Gebusi Notes

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Anthro Gebusi Notes:
Part 1:

* N (Narrator) and Eileen are from University of Michigan—traveled on government funds to research inexistent people (the Kramo) in New Guinea * They ended up in Honibo land, where they were wanted to stay but bad misquitos, weather, etc. drove them to go to their carrior’s land * Yuway: couldn’t communicate well but was strong and helped them on their voyage, most patient, insightful, and pleasant helper to N learning the language * Gono: never spoke much, always alert

* Hawi: nominal interpreter, socially and physically agile * Swamin: older, muscular, funny, spirit medium, held séances on regular basis * Found themselves near Yibihilu (“place of deeps waters) with the Gebusi people * Gebusi became independent in 1975

* Gebusi’s greatest gift was their starchy bananas
* Everybody had “exchange names” for each other based on gifts they had given or received from the other person * When they first arrived, N and Eileen accepted feast of bananas and then motioned to share with everyone, leading to more acceptance * Australians had visited yearly before N and Eileen arrived, taking the census—also provided outside goods—Austrailians stopped coming so when N and Eileen showed up every village they visited wanted them to live there * Gebusi neighbors, the Bedamini, were larger and attacked—Australians protected the Gebusi from their attacks * Men accepted N more and women spend time with Eileen

* Kogwayay: refers to customs that make Gebusi different from others, dominated by men * Kog: togetherness, friendship, and similarity
* Wa: to talk
* Yay: to cheer, yell, joke, cry out loudly and happily, etc, vital assertion of collective life * At night, men would speak loudly on porch, women quietly indoors * Much male dominance in all celebrations and séances

* Gebusi built N and Eileen a house
* Gebusi only had numerical system of one, two, three, and “a lot” * The “house long” (masam sak) was the main gathering place for 52 Yinihilu, biggest accomplishment of material culture—almost always empty—permanent residence for 2 extended families, others living in smaller houses in community clearing—served as evening gathering place and site of celebrations * Often, people go deep into the rainforest for weeks on end to split sago palm and pound tree into pith * Yibihilu spend 45% of night in forest and 55% at home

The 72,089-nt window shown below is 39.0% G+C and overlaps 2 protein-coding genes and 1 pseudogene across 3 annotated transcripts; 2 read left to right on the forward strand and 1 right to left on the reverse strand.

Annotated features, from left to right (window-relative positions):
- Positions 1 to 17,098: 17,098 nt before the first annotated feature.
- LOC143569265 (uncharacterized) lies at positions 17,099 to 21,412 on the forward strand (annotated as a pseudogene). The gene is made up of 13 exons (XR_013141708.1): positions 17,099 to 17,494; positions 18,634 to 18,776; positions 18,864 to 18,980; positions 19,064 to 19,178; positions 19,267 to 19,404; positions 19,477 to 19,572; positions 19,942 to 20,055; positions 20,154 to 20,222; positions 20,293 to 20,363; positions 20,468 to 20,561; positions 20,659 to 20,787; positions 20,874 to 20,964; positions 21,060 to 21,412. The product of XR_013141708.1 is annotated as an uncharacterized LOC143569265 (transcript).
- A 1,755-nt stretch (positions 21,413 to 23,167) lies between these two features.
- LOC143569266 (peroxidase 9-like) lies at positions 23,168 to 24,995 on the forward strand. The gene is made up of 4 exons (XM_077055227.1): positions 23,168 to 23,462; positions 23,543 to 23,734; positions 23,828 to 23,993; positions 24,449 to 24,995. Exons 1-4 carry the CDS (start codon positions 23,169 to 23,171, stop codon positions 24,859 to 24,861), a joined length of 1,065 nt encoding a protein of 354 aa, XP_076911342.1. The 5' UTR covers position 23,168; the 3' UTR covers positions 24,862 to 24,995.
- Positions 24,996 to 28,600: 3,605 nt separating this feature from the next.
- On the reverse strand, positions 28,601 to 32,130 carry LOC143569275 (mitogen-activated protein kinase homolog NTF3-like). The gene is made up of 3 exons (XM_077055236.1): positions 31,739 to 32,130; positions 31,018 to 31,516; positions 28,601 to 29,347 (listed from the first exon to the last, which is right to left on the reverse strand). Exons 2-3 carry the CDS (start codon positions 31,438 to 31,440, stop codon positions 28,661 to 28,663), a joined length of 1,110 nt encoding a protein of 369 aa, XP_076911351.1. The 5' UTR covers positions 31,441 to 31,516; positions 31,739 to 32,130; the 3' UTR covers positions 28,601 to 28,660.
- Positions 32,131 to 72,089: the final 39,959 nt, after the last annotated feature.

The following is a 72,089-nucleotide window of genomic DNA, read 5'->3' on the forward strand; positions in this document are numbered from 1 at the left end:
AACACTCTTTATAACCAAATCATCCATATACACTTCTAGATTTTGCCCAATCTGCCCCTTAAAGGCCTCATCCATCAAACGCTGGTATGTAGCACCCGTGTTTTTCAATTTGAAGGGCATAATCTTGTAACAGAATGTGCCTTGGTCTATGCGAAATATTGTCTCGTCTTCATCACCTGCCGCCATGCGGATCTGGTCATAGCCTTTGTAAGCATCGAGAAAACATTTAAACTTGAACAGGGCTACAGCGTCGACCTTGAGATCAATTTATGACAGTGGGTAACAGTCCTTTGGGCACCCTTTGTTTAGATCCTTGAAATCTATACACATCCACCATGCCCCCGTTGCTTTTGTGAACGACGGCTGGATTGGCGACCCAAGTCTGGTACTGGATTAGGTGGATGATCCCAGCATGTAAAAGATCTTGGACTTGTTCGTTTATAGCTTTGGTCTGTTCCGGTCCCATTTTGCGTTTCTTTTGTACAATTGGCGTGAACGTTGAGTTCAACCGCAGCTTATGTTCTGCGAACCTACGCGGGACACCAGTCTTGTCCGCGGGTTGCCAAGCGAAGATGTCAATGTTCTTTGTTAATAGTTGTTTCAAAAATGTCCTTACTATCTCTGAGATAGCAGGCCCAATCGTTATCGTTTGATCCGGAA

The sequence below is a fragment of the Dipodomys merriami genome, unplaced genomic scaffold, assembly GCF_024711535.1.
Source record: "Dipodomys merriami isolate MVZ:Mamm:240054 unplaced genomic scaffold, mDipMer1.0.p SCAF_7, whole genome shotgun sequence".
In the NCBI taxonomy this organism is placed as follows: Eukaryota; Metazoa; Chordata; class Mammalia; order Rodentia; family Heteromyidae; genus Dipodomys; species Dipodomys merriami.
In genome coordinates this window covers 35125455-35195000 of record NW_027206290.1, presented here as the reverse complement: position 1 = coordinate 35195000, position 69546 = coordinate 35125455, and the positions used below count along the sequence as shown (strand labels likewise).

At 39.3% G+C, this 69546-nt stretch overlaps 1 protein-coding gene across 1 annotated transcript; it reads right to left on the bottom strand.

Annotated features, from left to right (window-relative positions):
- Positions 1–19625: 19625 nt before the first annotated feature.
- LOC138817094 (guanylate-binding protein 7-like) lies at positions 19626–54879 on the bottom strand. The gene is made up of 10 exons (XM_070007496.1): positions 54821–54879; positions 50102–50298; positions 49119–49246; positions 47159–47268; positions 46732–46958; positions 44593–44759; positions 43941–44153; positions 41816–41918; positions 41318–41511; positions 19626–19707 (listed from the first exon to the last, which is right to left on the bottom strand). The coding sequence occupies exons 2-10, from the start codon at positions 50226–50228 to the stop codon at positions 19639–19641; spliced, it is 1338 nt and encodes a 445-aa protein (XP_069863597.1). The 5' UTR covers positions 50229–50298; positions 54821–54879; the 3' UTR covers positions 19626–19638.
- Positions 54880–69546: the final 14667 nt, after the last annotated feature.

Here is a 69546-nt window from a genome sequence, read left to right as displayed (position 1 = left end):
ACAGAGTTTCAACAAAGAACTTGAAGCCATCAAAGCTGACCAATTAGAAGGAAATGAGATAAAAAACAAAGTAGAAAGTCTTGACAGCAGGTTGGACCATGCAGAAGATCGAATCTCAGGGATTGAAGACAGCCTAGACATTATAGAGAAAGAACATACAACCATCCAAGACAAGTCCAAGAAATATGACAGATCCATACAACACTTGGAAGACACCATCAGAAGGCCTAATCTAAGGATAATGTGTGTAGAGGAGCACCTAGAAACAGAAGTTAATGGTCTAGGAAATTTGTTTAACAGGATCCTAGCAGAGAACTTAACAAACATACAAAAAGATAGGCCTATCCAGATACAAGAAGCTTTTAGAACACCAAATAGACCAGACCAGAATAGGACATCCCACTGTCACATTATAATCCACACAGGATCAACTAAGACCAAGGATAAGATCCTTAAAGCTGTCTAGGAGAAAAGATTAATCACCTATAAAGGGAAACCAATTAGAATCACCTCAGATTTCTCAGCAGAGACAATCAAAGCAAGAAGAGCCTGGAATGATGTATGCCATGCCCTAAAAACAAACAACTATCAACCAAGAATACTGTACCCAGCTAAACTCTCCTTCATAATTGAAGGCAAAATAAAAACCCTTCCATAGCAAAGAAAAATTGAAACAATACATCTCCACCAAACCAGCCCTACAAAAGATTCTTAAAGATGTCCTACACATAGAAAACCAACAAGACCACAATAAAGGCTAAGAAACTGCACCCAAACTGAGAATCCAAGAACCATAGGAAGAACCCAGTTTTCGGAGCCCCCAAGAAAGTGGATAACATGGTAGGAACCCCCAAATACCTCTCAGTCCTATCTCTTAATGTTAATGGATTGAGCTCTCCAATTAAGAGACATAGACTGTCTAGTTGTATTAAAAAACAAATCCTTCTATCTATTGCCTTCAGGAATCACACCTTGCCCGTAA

* Were referred to as nomads but technically are not
* Biggest task of year: felling of trees
* Cut alltrees half through then biggest one falls, domino effect on the rest, fertilizes gardens so bananas grow * Main form of food is agriculture and fruit through gardens each year * Every week or 2 men gather for an all night séance, songfest * More sleeping and relaxing—much more than US—technology doesn’t always “save time”, instead demands more * Mosquitoes led to malaria, malnutrition huge problem, skin ulcers from cuts in hot climate, tuberculosis * Raising pigs demands too much time and work—instead find baby pigs, tame them, and let them free—pigs come back for food and are eventually killed * Instead of letting bad weather make them mad, they take day off and relax * Dry spells mean the river lowers and fish are easier to catch * Girls who lived to be 5, only 1/3 lived to be 40

* Boys who lived to be 5, only 1/6 lived to be 50
* N found it very difficult to get used to the heat and mosquitoes * Grammar very different, making language hard to learn
* Not many babies live past first trimester
* When baby dies, women mourn, men don’t seem to care—except fathers of the baby, they act as in between the mourning mothers and careless men * Babies only die from sorcery—somebody killed them

* Man Dugawe killed himself after finding out his wife cheated on him with a younger man—women wailed all day/night—men took body and some...
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